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Jokulhaups
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Online: 1977 days ago   Updated: 1977 days ago   Joined: 1977 days ago
 
The Basics
  Age: 28   Gender: Male   Race: Other   Location: New Jersey United States
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About Me

The American is one of my favorite films. A tense, quiet, and intimate character study of a deeply reserved man, it features a nearly impenetrable performance from George Clooney and a gorgeous, deliciously tragic ending that seems to me both inevitable and perfect. It was marketed, however, as a Bourne-style thriller as opposed to the beautifully constructed character study it was, and so many people went to see it with expectations that were not fulfilled.


Let's go back to Magic. Mark Rosewater is, at heart, an artist. A quick look through his article archives can find you high-concept articles like "Elegance" and "80,000 Words" that push the boundaries of what can be done in a Magic article for no other reason than the sheer joy of trying. He often approaches Magic sets that way—Zendikar exists mostly because he wanted to see if he could design a block around land. Mark is a consummate professional, and will always try to design something appropriate to the space he has been asked to fill, but he gets a big kick out of making things that tickle his artist's brain.

As soon as we settled on a story structure for the Innistrad block, it became clear the second set in the block was going to have the bleakest tone. The next question one must ask is how to convey that tone using mechanics in Magic text boxes, as text boxes are the most powerful tools we have to communicate with you. Magic is a card game, after all, and those text boxes define so much of what you experience while you play.

Mark chose to express the bleak tone of Dark Ascension by showing that Innistrad's humans were in trouble. He did this with the fateful hour mechanic.

What I'm Looking For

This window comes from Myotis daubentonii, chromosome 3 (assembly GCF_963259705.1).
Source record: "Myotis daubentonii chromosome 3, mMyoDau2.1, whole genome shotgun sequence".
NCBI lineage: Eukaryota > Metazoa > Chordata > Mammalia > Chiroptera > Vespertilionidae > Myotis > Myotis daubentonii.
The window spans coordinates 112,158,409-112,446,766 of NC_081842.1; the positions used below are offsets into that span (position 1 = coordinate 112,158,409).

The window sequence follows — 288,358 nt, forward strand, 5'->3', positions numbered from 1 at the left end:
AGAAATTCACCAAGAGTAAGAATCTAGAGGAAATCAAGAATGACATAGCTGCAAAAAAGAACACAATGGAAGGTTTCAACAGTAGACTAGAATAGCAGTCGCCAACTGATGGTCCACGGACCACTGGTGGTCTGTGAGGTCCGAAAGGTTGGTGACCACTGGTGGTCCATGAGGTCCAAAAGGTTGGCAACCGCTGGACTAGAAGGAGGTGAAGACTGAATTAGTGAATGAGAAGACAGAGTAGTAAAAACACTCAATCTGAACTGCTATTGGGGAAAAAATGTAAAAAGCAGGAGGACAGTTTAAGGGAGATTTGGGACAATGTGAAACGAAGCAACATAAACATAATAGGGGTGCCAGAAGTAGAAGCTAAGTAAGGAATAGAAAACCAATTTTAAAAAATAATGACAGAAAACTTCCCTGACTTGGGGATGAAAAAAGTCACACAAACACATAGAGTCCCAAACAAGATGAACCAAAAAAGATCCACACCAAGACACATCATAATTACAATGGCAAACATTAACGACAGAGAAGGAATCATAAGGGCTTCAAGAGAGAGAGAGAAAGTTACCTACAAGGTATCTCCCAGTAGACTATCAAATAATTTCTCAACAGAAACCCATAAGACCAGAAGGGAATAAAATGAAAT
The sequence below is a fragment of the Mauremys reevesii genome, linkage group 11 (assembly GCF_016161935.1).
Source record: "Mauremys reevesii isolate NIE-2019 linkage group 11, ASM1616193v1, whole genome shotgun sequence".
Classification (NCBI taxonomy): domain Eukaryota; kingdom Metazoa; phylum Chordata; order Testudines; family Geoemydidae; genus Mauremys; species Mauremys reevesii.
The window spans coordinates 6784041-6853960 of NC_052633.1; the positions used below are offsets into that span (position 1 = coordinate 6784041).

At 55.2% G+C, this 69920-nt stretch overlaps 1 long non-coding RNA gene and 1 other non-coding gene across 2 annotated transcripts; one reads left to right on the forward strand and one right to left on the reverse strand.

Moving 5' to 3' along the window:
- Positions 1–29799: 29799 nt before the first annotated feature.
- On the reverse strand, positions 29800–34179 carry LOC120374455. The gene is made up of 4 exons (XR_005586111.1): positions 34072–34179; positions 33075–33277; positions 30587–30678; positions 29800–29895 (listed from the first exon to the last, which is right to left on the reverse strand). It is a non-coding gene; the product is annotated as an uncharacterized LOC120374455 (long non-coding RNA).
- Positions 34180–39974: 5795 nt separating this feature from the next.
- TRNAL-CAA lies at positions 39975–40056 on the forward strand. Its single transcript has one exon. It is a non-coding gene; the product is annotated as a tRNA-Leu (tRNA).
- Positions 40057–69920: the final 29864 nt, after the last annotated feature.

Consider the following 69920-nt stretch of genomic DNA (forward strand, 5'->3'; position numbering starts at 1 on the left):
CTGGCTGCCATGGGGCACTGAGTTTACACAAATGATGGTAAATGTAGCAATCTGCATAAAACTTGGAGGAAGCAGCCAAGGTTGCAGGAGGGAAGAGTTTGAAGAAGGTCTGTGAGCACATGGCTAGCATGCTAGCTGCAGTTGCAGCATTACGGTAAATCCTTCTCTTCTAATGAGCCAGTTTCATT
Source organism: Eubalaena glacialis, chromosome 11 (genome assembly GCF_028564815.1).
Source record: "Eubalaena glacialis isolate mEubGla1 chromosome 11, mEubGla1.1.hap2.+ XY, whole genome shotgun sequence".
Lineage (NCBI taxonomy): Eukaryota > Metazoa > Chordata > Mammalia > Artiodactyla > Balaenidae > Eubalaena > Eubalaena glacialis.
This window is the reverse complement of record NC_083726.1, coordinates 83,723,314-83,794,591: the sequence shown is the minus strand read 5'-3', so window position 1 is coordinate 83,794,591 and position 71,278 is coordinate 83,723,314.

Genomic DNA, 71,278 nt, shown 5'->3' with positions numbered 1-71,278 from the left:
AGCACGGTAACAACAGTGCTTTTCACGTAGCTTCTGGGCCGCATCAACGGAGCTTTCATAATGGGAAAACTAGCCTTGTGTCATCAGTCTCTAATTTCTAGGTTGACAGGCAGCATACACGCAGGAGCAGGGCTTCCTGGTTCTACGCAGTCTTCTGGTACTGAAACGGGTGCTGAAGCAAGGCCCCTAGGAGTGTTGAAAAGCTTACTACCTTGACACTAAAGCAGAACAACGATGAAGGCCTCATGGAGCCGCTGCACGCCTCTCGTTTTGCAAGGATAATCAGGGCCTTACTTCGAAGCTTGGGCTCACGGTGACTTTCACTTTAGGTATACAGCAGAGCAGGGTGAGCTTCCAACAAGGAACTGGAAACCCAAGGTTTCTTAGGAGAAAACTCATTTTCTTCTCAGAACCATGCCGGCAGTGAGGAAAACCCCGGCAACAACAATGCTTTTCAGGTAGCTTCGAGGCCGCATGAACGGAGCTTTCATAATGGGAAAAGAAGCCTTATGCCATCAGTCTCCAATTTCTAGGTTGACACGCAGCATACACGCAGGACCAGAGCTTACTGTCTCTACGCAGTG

The American is one of my favorite films. A tense, quiet, and intimate character study of a deeply reserved man, it features a nearly impenetrable performance from George Clooney and a gorgeous, deliciously tragic ending that seems to me both inevitable and perfect. It was marketed, however, as a Bourne-style thriller as opposed to the beautifully constructed character study it was, and so many people went to see it with expectations that were not fulfilled.


Let's go back to Magic. Mark Rosewater is, at heart, an artist. A quick look through his article archives can find you high-concept articles like "Elegance" and "80,000 Words" that push the boundaries of what can be done in a Magic article for no other reason than the sheer joy of trying. He often approaches Magic sets that way—Zendikar exists mostly because he wanted to see if he could design a block around land. Mark is a consummate professional, and will always try to design something appropriate to the space he has been asked to fill, but he gets a big kick out of making things that tickle his artist's brain.

As soon as we settled on a story structure for the Innistrad block, it became clear the second set in the block was going to have the bleakest tone. The next question one must ask is how to convey that tone using mechanics in Magic text boxes, as text boxes are the most powerful tools we have to communicate with you. Magic is a card game, after all, and those text boxes define so much of what you experience while you play.

Mark chose to express the bleak tone of Dark Ascension by showing that Innistrad's humans were in trouble. He did this with the fateful hour mechanic.

 
 

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